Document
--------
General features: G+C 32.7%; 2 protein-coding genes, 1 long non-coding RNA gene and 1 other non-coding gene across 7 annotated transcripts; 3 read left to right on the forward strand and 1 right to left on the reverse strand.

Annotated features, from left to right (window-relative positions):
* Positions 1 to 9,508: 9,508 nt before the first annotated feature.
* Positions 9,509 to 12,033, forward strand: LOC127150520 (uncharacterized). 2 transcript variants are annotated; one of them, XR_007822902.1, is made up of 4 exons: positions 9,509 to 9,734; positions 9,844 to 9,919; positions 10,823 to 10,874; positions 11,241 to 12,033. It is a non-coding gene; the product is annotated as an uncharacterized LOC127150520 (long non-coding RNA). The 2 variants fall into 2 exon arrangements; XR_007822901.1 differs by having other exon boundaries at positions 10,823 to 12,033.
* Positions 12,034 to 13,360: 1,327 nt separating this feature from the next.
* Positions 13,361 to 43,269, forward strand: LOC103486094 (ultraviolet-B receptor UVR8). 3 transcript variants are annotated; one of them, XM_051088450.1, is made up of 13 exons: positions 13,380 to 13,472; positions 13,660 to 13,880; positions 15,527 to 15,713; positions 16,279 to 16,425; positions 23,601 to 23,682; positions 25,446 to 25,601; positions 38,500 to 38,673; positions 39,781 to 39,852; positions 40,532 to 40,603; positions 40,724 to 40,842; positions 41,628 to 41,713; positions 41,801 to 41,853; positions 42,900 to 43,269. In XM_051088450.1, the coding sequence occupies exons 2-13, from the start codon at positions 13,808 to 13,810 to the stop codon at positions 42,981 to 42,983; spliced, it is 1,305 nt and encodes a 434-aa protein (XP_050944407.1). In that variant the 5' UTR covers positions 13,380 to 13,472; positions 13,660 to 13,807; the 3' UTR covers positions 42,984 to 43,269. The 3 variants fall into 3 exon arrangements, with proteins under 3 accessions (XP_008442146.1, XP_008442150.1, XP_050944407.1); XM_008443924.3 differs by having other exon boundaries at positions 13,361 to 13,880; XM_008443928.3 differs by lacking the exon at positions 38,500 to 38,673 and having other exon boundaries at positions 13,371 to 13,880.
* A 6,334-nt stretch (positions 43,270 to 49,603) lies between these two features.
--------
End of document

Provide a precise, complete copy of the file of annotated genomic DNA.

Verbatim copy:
General features: G+C 32.7%; 2 protein-coding genes, 1 long non-coding RNA gene and 1 other non-coding gene across 7 annotated transcripts; 3 read left to right on the forward strand and 1 right to left on the reverse strand.

Annotated features, from left to right (window-relative positions):
* Positions 1 to 9,508: 9,508 nt before the first annotated feature.
* Positions 9,509 to 12,033, forward strand: LOC127150520 (uncharacterized). 2 transcript variants are annotated; one of them, XR_007822902.1, is made up of 4 exons: positions 9,509 to 9,734; positions 9,844 to 9,919; positions 10,823 to 10,874; positions 11,241 to 12,033. It is a non-coding gene; the product is annotated as an uncharacterized LOC127150520 (long non-coding RNA). The 2 variants fall into 2 exon arrangements; XR_007822901.1 differs by having other exon boundaries at positions 10,823 to 12,033.
* Positions 12,034 to 13,360: 1,327 nt separating this feature from the next.
* Positions 13,361 to 43,269, forward strand: LOC103486094 (ultraviolet-B receptor UVR8). 3 transcript variants are annotated; one of them, XM_051088450.1, is made up of 13 exons: positions 13,380 to 13,472; positions 13,660 to 13,880; positions 15,527 to 15,713; positions 16,279 to 16,425; positions 23,601 to 23,682; positions 25,446 to 25,601; positions 38,500 to 38,673; positions 39,781 to 39,852; positions 40,532 to 40,603; positions 40,724 to 40,842; positions 41,628 to 41,713; positions 41,801 to 41,853; positions 42,900 to 43,269. In XM_051088450.1, the coding sequence occupies exons 2-13, from the start codon at positions 13,808 to 13,810 to the stop codon at positions 42,981 to 42,983; spliced, it is 1,305 nt and encodes a 434-aa protein (XP_050944407.1). In that variant the 5' UTR covers positions 13,380 to 13,472; positions 13,660 to 13,807; the 3' UTR covers positions 42,984 to 43,269. The 3 variants fall into 3 exon arrangements, with proteins under 3 accessions (XP_008442146.1, XP_008442150.1, XP_050944407.1); XM_008443924.3 differs by having other exon boundaries at positions 13,361 to 13,880; XM_008443928.3 differs by lacking the exon at positions 38,500 to 38,673 and having other exon boundaries at positions 13,371 to 13,880.
* A 6,334-nt stretch (positions 43,270 to 49,603) lies between these two features.